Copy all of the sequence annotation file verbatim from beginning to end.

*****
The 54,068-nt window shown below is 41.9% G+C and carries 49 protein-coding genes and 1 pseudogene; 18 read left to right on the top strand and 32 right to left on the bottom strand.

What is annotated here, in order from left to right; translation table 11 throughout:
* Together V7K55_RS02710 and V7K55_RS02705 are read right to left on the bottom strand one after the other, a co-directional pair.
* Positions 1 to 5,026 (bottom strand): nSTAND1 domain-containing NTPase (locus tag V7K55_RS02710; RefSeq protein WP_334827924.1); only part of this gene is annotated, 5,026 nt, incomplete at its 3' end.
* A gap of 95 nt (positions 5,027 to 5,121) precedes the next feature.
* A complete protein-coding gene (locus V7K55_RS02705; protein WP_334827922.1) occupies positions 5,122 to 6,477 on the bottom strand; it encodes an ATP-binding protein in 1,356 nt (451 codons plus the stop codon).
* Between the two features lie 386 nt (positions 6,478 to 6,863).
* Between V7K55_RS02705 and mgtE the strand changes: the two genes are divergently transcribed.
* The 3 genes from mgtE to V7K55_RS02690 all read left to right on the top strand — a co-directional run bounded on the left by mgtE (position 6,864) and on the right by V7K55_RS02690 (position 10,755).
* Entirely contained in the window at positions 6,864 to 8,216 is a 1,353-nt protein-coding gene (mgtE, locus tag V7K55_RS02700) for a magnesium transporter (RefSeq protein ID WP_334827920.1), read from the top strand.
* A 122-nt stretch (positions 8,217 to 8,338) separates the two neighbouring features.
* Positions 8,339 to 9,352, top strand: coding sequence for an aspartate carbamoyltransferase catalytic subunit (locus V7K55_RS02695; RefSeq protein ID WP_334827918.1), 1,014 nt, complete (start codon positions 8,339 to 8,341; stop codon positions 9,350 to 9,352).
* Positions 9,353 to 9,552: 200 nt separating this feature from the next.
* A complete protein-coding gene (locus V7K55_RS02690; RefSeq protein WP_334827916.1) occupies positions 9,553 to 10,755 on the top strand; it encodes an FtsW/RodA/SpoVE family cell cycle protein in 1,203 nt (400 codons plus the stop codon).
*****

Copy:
The 54,068-nt window shown below is 41.9% G+C and carries 49 protein-coding genes and 1 pseudogene; 18 read left to right on the top strand and 32 right to left on the bottom strand.

What is annotated here, in order from left to right; translation table 11 throughout:
* Together V7K55_RS02710 and V7K55_RS02705 are read right to left on the bottom strand one after the other, a co-directional pair.
* Positions 1 to 5,026 (bottom strand): nSTAND1 domain-containing NTPase (locus tag V7K55_RS02710; RefSeq protein WP_334827924.1); only part of this gene is annotated, 5,026 nt, incomplete at its 3' end.
* A gap of 95 nt (positions 5,027 to 5,121) precedes the next feature.
* A complete protein-coding gene (locus V7K55_RS02705; protein WP_334827922.1) occupies positions 5,122 to 6,477 on the bottom strand; it encodes an ATP-binding protein in 1,356 nt (451 codons plus the stop codon).
* Between the two features lie 386 nt (positions 6,478 to 6,863).
* Between V7K55_RS02705 and mgtE the strand changes: the two genes are divergently transcribed.
* The 3 genes from mgtE to V7K55_RS02690 all read left to right on the top strand — a co-directional run bounded on the left by mgtE (position 6,864) and on the right by V7K55_RS02690 (position 10,755).
* Entirely contained in the window at positions 6,864 to 8,216 is a 1,353-nt protein-coding gene (mgtE, locus tag V7K55_RS02700) for a magnesium transporter (RefSeq protein ID WP_334827920.1), read from the top strand.
* A 122-nt stretch (positions 8,217 to 8,338) separates the two neighbouring features.
* Positions 8,339 to 9,352, top strand: coding sequence for an aspartate carbamoyltransferase catalytic subunit (locus V7K55_RS02695; RefSeq protein ID WP_334827918.1), 1,014 nt, complete (start codon positions 8,339 to 8,341; stop codon positions 9,350 to 9,352).
* Positions 9,353 to 9,552: 200 nt separating this feature from the next.
* A complete protein-coding gene (locus V7K55_RS02690; RefSeq protein WP_334827916.1) occupies positions 9,553 to 10,755 on the top strand; it encodes an FtsW/RodA/SpoVE family cell cycle protein in 1,203 nt (400 codons plus the stop codon).